And then I decided to go to my first surf contest and I think I kind of eased into it. I definitely looked up to all the girls that were in my division and the other divisions I was like, I want to do this. Like one day I want to be like them. It was really cool to see that community in Hawaii and to see all the incredible surfers coming from there and being brought up there cause it's a beautiful surf community.
So I think originally though, my competitiveness comes from my survival mode in Costa Rica. I mean, I was dealing with some Jaguars, a whole bunch of crazy things. So I always had it in me. I love to compete. I find that that moment when you're under pressure and you're able to kind of calm the mind and get in the zone is such a beautiful thing.
And I, I always strive for that. So I think that's when I wanted to compete.
Well, I think what you said is so important because when you see other women competing in the sport, there's something that's sparked not to say that we don't. When we see a guy competing, like I grew up watching Michael Jordan, I wanted to get out there, but when you see the women competing , when I saw the women won the world cup in 1999, I was in California at the Rose bowl.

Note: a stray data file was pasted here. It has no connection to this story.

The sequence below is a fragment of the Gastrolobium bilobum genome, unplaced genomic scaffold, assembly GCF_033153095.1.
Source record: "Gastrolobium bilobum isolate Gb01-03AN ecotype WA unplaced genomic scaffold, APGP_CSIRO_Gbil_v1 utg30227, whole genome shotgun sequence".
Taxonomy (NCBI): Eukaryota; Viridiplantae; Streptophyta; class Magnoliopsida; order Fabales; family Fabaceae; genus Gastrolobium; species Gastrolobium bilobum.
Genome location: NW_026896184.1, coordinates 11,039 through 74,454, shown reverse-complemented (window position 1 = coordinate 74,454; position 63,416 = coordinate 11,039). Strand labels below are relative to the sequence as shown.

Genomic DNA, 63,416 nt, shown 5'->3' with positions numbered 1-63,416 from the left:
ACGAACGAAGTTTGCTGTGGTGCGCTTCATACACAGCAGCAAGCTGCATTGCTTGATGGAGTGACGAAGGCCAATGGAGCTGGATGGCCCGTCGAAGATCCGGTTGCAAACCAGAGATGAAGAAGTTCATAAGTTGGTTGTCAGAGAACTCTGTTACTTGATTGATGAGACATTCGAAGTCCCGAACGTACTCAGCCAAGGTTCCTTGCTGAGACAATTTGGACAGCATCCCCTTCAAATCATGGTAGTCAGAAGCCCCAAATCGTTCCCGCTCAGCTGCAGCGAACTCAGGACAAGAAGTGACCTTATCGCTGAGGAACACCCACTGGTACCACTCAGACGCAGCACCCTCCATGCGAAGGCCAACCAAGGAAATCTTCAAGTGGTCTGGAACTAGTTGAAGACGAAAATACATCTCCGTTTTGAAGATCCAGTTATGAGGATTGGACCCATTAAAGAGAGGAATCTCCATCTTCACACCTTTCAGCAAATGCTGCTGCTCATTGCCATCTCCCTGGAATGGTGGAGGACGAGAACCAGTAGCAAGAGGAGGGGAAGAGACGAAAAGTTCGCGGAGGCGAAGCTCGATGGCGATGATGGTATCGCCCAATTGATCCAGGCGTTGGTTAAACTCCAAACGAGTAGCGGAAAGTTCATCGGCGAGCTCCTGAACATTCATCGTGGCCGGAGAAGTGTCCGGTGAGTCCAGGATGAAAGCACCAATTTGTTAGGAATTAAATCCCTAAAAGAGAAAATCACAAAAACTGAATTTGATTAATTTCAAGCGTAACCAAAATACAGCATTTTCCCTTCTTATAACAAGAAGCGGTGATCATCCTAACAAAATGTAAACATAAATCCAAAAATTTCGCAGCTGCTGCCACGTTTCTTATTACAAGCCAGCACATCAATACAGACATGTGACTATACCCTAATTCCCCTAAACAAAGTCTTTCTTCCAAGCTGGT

I was like, wow, I want this. And I think that is so important to have access to role models. And that's why we're so excited to have you as part of our VIS League as one of our mentors on the platform, because when you see it, you believe it. And I think it's an important part of your journey. It sounds like as well, you know, not to mention, it's nice to see those metals on the wall or in a room of your uncles.
My father was an Olympic ski racer, so I definitely had that opportunity, my family too, but not all girls have that, but you did have that sort of built in support system. You had a dad who was your coach. You had an uncle who was a professional. So , how was that in terms of your development?
How important was it to have your dad as a coach growing up?
I honestly have to say a strong support system is everything. I think the moment before I qualified, I, closed my eyes and I just thought about all the people that have come into my life that were here for a reason, a season or even forever.